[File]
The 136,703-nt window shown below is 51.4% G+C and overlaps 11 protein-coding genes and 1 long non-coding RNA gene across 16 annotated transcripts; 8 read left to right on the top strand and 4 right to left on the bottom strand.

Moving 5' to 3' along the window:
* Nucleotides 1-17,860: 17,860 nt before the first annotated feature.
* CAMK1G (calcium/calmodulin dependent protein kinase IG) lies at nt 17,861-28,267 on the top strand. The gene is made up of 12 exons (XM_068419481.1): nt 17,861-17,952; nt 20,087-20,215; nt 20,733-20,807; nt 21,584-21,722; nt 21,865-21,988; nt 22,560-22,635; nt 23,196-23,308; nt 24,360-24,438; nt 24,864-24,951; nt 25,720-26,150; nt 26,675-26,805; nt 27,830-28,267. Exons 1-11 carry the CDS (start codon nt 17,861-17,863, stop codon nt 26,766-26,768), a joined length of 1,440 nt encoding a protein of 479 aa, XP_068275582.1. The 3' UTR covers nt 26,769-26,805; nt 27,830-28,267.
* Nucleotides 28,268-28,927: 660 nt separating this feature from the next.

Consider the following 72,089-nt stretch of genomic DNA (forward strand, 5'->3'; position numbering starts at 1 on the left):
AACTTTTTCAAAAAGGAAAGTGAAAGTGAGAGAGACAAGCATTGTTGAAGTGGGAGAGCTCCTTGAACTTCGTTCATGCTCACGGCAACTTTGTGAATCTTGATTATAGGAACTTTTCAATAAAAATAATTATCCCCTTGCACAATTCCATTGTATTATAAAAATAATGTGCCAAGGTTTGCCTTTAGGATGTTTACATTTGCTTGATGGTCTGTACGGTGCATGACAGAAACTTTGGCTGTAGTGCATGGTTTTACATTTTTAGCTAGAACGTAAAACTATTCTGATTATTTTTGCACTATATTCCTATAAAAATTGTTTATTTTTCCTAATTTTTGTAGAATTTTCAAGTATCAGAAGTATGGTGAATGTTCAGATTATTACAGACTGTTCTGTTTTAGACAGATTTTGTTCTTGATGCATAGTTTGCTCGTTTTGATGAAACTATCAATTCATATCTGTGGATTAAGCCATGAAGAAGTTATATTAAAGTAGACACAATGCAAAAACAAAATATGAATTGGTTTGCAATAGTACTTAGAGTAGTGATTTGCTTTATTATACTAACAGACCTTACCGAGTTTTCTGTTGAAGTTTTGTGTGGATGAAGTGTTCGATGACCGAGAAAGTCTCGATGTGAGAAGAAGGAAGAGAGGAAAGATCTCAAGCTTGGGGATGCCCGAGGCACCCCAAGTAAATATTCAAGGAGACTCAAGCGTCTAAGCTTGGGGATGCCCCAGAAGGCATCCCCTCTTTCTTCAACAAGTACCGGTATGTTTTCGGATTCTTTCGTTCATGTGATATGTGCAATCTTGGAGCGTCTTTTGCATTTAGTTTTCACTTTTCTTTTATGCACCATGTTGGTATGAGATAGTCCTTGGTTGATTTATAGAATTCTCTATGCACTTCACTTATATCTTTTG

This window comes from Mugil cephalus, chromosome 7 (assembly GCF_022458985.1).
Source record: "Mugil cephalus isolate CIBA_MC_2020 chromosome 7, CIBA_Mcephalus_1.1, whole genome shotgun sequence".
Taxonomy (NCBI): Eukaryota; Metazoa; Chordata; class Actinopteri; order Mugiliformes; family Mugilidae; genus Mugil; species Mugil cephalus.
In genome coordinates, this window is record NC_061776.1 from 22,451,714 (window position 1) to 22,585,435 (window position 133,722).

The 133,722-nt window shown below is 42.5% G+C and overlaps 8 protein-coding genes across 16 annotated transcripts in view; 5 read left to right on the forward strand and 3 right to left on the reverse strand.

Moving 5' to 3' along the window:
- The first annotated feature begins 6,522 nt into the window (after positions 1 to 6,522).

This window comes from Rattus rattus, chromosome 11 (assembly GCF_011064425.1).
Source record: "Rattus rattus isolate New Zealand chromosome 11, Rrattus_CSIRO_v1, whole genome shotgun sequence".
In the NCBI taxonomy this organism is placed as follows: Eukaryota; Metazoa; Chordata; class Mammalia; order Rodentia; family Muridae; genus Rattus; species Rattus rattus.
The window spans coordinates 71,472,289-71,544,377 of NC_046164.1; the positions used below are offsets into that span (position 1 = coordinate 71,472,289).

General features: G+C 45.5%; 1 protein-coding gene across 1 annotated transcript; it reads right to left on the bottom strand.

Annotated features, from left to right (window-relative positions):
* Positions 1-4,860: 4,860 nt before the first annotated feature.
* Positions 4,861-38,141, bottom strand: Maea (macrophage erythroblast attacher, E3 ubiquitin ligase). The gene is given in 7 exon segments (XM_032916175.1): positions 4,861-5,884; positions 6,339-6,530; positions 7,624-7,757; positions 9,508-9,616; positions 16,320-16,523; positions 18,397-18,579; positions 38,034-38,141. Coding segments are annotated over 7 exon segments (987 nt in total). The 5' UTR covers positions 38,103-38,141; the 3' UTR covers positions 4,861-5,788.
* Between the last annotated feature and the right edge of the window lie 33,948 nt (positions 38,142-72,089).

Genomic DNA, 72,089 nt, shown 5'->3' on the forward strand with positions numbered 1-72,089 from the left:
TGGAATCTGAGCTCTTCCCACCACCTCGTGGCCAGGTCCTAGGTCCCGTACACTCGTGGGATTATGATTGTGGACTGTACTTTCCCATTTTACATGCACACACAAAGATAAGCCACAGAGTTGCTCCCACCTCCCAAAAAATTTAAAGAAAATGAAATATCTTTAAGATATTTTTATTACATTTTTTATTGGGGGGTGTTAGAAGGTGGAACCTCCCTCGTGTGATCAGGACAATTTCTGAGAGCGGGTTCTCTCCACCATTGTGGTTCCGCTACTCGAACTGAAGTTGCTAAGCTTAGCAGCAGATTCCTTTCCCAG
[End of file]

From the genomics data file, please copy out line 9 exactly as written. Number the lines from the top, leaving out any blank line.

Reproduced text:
Source record: "Mugil cephalus isolate CIBA_MC_2020 chromosome 7, CIBA_Mcephalus_1.1, whole genome shotgun sequence".